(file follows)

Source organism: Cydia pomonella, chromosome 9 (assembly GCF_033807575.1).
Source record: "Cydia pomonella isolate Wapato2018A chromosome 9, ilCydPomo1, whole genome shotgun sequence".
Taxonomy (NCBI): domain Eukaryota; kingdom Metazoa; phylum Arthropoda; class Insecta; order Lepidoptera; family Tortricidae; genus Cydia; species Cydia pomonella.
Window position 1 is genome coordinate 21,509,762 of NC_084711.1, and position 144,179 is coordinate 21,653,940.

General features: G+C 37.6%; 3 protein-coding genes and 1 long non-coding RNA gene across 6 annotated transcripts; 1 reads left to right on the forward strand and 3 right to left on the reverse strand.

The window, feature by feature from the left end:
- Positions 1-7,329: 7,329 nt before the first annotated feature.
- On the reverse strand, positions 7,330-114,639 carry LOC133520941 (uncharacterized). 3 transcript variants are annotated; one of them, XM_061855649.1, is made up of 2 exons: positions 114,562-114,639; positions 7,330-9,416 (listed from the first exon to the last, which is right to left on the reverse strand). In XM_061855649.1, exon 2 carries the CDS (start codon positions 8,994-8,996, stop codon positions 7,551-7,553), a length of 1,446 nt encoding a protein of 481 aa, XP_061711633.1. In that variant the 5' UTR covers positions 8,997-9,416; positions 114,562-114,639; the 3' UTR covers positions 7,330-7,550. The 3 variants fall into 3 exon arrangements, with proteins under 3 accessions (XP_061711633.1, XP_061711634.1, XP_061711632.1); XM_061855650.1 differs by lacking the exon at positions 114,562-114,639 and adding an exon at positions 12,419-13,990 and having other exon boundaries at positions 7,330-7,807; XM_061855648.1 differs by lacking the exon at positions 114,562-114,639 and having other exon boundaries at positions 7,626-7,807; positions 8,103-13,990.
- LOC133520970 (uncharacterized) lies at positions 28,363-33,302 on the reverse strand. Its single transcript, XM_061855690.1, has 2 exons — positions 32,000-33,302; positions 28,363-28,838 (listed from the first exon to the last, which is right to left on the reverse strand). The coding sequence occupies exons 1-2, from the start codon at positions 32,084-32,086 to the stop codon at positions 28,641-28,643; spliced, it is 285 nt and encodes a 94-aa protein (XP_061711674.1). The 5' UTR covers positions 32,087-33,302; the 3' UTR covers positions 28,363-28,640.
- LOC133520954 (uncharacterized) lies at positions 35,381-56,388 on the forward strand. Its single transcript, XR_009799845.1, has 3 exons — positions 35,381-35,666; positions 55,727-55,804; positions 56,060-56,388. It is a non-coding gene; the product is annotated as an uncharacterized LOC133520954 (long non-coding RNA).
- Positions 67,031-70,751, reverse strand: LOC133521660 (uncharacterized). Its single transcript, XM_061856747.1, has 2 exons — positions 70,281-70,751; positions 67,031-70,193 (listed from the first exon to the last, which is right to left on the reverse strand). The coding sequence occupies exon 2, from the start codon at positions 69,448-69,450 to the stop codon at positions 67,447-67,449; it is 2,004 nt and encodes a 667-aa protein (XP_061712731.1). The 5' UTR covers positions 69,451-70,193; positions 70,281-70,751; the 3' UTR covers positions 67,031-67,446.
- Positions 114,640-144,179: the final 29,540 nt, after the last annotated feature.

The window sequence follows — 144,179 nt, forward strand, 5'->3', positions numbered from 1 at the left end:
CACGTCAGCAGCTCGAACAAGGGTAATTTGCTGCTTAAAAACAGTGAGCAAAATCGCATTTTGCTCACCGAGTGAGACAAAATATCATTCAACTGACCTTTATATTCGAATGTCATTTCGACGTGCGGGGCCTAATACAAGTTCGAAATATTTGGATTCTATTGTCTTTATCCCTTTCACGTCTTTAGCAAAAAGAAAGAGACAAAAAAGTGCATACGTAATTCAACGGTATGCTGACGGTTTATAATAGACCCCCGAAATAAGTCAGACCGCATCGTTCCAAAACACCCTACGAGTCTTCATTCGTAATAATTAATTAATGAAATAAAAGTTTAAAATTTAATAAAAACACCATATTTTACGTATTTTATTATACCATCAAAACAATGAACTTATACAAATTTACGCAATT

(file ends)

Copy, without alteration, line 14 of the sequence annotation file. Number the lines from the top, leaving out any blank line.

CACGTCAGCAGCTCGAACAAGGGTAATTTGCTGCTTAAAAACAGTGAGCAAAATCGCATTTTGCTCACCGAGTGAGACAAAATATCATTCAACTGACCTTTATATTCGAATGTCATTTCGACGTGCGGGGCCTAATACAAGTTCGAAATATTTGGATTCTATTGTCTTTATCCCTTTCACGTCTTTAGCAAAAAGAAAGAGACAAAAAAGTGCATACGTAATTCAACGGTATGCTGACGGTTTATAATAGACCCCCGAAATAAGTCAGACCGCATCGTTCCAAAACACCCTACGAGTCTTCATTCGTAATAATTAATTAATGAAATAAAAGTTTAAAATTTAATAAAAACACCATATTTTACGTATTTTATTATACCATCAAAACAATGAACTTATACAAATTTACGCAATT